An estimated 100 million people suffer from alcohol abuse disorder (AUD) worldwide with health authorities citing the condition as a leading cause of death in young people. But the market for pharmaceutical treatments targeting AUD has been relatively stagnant, and many current options carry significant tolerability issues.

However, after decades of relative standstill, the market for drugs in AUD is on the rise. One of the companies hoping to carve a share in it is Charlottesville, Virginia-based Adial Pharmaceuticals. The company is expecting Phase III data for its pill to treat AUD within the next two months, CEO William Stilley tells Pharmaceutical Technology.

Adial’s pill, called AD04, acts as a serotonin-3 receptor antagonist that could affect neurotransmitters like dopamine and modulate the behavioural effects of alcohol. In a Phase IIb trial, a statistically significant difference of 1.71 drinks/drinking day (p=0.0042) was observed between participants who received AD04 and placebo.

Many of the current treatments available have significant tolerability downsides and are not widely used. Alkermes’ Vivitrol, the current market leader which is also approved for opioid addiction, is administered through multiple injections often associated with adverse events. Disulfiram, which first gained FDA approval to treat alcohol abuse in 1949, works by blocking the body’s ability to break down alcohol, causing severe illness and vomiting upon consuming drinks.

More than 35 million people in the US and 55 million people in Europe have AUD. According to a recent Lancet study, alcohol abuse is the leading cause of death for people in their primes, defined as ages 15 to 49.

But despite the prevalence of AUD, which affects an estimated 100 million people globally, uptake for AUD therapies remains challenging. Many people are unaware they have AUD, and there is often a stigma associated with pursuing any type of treatment, Stilley explains.

By targeting patients genetically with an oral pill, Adial aims to gain traction in a market that could be on the rise, Stilley says. Depression and erectile dysfunction were previously taboo topics, but clinical research and new therapeutic developments have made seeking medication a common and effective treatment, he explains.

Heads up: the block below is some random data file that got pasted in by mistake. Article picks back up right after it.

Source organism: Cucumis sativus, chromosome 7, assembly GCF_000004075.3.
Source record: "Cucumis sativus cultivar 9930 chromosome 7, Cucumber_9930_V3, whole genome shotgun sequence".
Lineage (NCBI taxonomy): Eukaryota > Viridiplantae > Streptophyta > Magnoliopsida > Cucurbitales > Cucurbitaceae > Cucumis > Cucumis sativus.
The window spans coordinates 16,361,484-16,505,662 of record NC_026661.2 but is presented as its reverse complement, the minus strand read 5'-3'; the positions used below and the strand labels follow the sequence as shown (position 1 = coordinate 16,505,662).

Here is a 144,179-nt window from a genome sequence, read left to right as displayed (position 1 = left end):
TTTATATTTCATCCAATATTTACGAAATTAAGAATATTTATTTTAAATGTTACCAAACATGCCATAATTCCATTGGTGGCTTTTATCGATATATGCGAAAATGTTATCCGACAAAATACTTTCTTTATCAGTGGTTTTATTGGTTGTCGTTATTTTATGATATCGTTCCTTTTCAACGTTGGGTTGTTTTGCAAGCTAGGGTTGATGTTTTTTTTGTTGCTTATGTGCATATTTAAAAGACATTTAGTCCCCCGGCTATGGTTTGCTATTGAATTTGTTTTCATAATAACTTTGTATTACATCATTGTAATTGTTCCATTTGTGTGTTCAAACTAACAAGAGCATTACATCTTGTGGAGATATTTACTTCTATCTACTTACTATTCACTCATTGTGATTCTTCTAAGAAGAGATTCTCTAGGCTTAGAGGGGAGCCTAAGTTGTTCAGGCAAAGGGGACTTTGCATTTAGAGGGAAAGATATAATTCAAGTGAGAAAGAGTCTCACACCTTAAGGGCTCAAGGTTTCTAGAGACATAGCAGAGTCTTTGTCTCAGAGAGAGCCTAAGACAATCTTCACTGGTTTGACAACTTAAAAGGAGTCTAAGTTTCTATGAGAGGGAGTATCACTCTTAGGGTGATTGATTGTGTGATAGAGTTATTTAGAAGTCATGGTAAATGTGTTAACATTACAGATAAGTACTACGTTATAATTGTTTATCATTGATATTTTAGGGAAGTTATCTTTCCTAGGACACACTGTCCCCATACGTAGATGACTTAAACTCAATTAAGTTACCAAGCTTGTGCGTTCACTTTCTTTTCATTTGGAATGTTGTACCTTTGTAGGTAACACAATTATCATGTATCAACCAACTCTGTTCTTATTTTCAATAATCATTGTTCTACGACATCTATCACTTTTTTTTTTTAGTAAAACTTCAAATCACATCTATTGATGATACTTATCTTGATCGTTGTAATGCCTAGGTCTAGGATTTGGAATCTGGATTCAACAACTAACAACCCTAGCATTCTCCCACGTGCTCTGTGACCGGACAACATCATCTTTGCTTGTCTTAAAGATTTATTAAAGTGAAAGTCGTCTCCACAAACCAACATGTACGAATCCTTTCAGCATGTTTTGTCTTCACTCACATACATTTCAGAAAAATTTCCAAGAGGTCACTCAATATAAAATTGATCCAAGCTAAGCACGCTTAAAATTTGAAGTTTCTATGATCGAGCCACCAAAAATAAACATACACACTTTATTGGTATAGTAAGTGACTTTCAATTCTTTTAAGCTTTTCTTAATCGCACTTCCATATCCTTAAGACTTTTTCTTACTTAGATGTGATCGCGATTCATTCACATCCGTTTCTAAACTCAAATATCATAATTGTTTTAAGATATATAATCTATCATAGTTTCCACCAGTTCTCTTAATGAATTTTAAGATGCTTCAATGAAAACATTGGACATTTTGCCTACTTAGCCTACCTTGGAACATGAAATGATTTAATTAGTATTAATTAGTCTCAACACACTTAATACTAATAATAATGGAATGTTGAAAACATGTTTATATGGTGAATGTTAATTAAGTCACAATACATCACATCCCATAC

According to GlobalData’s consensus sales forecast, the global market for drugs indicated for AUD is expected to more than double between 2022 and 2027, from $2.25 billion to $4.49 billion.

Next steps for Adial

After releasing its upcoming Phase III results, the company plans to seek regulatory guidance on whether it can pursue an accelerated approval or will need to initiate another trial, Stilley says. The regulatory definition of heavy drinking will prove key in Adial’s upcoming Phase III data readout. While the previous Phase IIb trial measured a reduction in drinks per day and frequency of days in which any drinks were consumed, the US FDA requires registrational trials to measure a reduction in heavy drinking days. As such, the Phase III ONWARD trial uses heavy drinking days as its primary endpoint, with secondary endpoints including total alcohol consumption and incidence of adverse events.

In the ONWARD trial, heavy drinking days are defined as more than 60g of alcohol per day for males or 40g alcohol per day for females. In an FDA draft guidance, the agency describes heavy drinking as days with more than four or three standard drinks, for men and women respectively. “The data [indicate that] almost all damage from alcohol abuse comes from this level of heavy drinking,” Stilley says.

If AD04 gains marketing approval, Stilley says its oral formulation could be a key distinguisher among existing alternatives. The current treatment options, including disulfiram, are often “extreme,” and research has shown people with AUD would be more receptive to taking an oral pill, he notes. AD04 is designed as a twice daily pill, but the company plans to study an extended-release formula that would only require one pill a day if AD04 gains marketing approval, Stilley says.